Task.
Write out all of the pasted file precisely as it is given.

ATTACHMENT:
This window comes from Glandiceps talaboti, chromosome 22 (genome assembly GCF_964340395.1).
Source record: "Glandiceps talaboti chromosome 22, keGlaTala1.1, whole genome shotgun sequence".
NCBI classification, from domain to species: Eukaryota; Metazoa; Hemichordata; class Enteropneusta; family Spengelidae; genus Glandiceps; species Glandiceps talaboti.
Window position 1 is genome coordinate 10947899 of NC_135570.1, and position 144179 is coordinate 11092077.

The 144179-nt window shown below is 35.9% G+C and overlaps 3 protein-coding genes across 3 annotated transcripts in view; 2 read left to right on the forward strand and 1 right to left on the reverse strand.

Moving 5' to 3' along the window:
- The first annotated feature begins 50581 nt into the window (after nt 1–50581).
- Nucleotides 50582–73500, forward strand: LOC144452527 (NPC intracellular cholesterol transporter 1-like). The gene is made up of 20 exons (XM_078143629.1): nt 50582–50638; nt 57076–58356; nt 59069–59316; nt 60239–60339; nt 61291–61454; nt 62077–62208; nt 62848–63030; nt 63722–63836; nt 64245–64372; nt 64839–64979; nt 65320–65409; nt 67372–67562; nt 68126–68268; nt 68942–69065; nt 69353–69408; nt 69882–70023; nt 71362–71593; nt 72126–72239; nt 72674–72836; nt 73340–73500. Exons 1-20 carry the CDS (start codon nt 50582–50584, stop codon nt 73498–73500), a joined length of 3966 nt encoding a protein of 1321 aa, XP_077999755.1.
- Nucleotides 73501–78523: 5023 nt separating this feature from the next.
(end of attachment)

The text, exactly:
This window comes from Glandiceps talaboti, chromosome 22 (genome assembly GCF_964340395.1).
Source record: "Glandiceps talaboti chromosome 22, keGlaTala1.1, whole genome shotgun sequence".
NCBI classification, from domain to species: Eukaryota; Metazoa; Hemichordata; class Enteropneusta; family Spengelidae; genus Glandiceps; species Glandiceps talaboti.
Window position 1 is genome coordinate 10947899 of NC_135570.1, and position 144179 is coordinate 11092077.

The 144179-nt window shown below is 35.9% G+C and overlaps 3 protein-coding genes across 3 annotated transcripts in view; 2 read left to right on the forward strand and 1 right to left on the reverse strand.

Moving 5' to 3' along the window:
- The first annotated feature begins 50581 nt into the window (after nt 1–50581).
- Nucleotides 50582–73500, forward strand: LOC144452527 (NPC intracellular cholesterol transporter 1-like). The gene is made up of 20 exons (XM_078143629.1): nt 50582–50638; nt 57076–58356; nt 59069–59316; nt 60239–60339; nt 61291–61454; nt 62077–62208; nt 62848–63030; nt 63722–63836; nt 64245–64372; nt 64839–64979; nt 65320–65409; nt 67372–67562; nt 68126–68268; nt 68942–69065; nt 69353–69408; nt 69882–70023; nt 71362–71593; nt 72126–72239; nt 72674–72836; nt 73340–73500. Exons 1-20 carry the CDS (start codon nt 50582–50584, stop codon nt 73498–73500), a joined length of 3966 nt encoding a protein of 1321 aa, XP_077999755.1.
- Nucleotides 73501–78523: 5023 nt separating this feature from the next.